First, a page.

Authors: Patrick Carman
Tags: #Juvenile Fiction, #Mysteries & Detective Stories, #Fantasy & Magic, #Action & Adventure, #General
Four blocks over and twenty-one blocks down from the Whippet Hotel, there was a crumbling neighborhood of mostly empty buildings. Somewhere in that neighborhood, at the end of its darkest alley, a man stood before a grim door. He’d walked down six concrete steps to arrive at the door, where he stood, unsure of what he should do next. His elbow had caught the edge of a spiderweb on his way down, and he nervously brushed it away.
Twice already he had raised his hand to knock, only to pull it back and consider his options. He could return to his basement cubicle at the New York tax office, where the ceilings were lit with awful yellow buzzing lights and his cell phone wouldn’t work. All day long he stared into a computer screen looking for mistakes on forms. It was a thankless, depressing job, for which he was paid only enough to afford a one-room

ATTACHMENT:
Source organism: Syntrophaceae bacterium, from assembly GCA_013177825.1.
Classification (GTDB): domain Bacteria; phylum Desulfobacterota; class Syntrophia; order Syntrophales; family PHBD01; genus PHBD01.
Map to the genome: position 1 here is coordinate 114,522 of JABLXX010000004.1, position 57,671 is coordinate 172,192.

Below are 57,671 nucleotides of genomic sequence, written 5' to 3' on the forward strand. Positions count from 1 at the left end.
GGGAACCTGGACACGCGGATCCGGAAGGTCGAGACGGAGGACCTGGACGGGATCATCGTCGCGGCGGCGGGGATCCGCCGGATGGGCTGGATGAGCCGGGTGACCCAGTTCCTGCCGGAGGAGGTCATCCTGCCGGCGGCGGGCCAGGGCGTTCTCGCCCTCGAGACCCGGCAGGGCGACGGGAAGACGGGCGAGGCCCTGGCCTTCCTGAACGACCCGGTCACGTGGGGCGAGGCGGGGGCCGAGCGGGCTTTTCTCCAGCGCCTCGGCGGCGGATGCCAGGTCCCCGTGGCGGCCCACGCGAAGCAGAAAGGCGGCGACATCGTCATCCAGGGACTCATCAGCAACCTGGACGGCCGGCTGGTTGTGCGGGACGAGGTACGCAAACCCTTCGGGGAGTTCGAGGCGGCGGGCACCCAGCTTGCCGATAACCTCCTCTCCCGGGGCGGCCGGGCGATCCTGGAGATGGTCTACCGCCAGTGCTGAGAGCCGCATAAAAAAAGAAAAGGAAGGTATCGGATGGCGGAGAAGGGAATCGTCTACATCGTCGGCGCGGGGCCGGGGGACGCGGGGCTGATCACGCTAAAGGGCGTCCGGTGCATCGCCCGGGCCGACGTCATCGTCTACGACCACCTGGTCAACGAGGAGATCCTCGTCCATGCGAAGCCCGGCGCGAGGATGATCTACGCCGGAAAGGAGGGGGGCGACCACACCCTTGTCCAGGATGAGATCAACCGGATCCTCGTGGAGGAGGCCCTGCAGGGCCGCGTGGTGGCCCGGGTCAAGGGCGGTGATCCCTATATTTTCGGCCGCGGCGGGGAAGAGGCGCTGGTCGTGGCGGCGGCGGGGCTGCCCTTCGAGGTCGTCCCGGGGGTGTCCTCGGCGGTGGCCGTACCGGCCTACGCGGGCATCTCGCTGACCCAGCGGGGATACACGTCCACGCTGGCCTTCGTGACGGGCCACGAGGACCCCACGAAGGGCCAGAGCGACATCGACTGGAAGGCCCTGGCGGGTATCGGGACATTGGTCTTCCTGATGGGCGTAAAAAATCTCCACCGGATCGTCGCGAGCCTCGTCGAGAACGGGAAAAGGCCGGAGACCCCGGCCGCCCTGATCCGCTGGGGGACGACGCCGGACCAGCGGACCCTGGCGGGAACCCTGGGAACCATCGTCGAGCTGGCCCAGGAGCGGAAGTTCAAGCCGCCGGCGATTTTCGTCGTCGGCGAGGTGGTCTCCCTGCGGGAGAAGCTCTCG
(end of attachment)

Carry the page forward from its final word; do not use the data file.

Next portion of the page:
apartment in the very neighborhood where the grim door stood.
His name was Mr. Carp, and he hated his day job. It ran the risk of turning him bitter like the burnt coffee they served in the basement.
Any casual observer would see how Mr. Carp’s whole awful existence appeared to well up inside him — his mangy cat, Claudius; his threadbare couch; a total lack of interesting hobbies; basic cable.
He was a man, it seemed, with nothing much to lose. And so, against his better judgment, he knocked on the forbidding door.
He instantly turned to leave, as if he knew it was a mistake. When his foot touched the last concrete stair and he was about to make his escape into the dismal gloom of the alley, the door opened.
“Mr. Carp, what a pleasant surprise.”
It was a sharp voice, filled with the kind of power that stopped sad, desperate men in their tracks. Carp looked back and tried to be polite.
“Ms. Sparks, I presume?”
“The one and only,” she answered, tapping the edge of the door with her long fingernails. She eyed the attaché case under Mr. Carp’s arm and smiled wickedly. “Come in, then, come in. I’ve just put on the tea. We’ll have a nice long chat, us two.”